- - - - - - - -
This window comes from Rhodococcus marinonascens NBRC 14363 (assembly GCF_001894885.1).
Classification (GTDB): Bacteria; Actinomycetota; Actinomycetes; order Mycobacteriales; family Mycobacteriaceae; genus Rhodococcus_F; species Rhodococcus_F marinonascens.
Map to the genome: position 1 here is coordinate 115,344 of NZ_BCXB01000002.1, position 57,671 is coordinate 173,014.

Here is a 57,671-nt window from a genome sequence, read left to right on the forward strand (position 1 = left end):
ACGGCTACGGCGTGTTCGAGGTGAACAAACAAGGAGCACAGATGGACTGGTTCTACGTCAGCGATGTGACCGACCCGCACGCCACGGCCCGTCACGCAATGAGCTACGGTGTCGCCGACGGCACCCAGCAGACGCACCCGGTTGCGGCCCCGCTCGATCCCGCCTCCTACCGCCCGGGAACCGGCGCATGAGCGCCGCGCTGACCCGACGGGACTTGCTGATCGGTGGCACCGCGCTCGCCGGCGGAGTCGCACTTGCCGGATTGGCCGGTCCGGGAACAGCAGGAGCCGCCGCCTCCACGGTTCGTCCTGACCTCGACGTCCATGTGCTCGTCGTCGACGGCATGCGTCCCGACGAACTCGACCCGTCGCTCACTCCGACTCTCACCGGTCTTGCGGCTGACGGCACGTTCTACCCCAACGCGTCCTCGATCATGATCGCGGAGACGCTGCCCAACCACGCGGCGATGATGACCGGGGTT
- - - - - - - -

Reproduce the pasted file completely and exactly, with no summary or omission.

This window comes from Rhodococcus marinonascens NBRC 14363 (assembly GCF_001894885.1).
Classification (GTDB): Bacteria; Actinomycetota; Actinomycetes; order Mycobacteriales; family Mycobacteriaceae; genus Rhodococcus_F; species Rhodococcus_F marinonascens.
Map to the genome: position 1 here is coordinate 115,344 of NZ_BCXB01000002.1, position 57,671 is coordinate 173,014.

Here is a 57,671-nt window from a genome sequence, read left to right on the forward strand (position 1 = left end):
ACGGCTACGGCGTGTTCGAGGTGAACAAACAAGGAGCACAGATGGACTGGTTCTACGTCAGCGATGTGACCGACCCGCACGCCACGGCCCGTCACGCAATGAGCTACGGTGTCGCCGACGGCACCCAGCAGACGCACCCGGTTGCGGCCCCGCTCGATCCCGCCTCCTACCGCCCGGGAACCGGCGCATGAGCGCCGCGCTGACCCGACGGGACTTGCTGATCGGTGGCACCGCGCTCGCCGGCGGAGTCGCACTTGCCGGATTGGCCGGTCCGGGAACAGCAGGAGCCGCCGCCTCCACGGTTCGTCCTGACCTCGACGTCCATGTGCTCGTCGTCGACGGCATGCGTCCCGACGAACTCGACCCGTCGCTCACTCCGACTCTCACCGGTCTTGCGGCTGACGGCACGTTCTACCCCAACGCGTCCTCGATCATGATCGCGGAGACGCTGCCCAACCACGCGGCGATGATGACCGGGGTT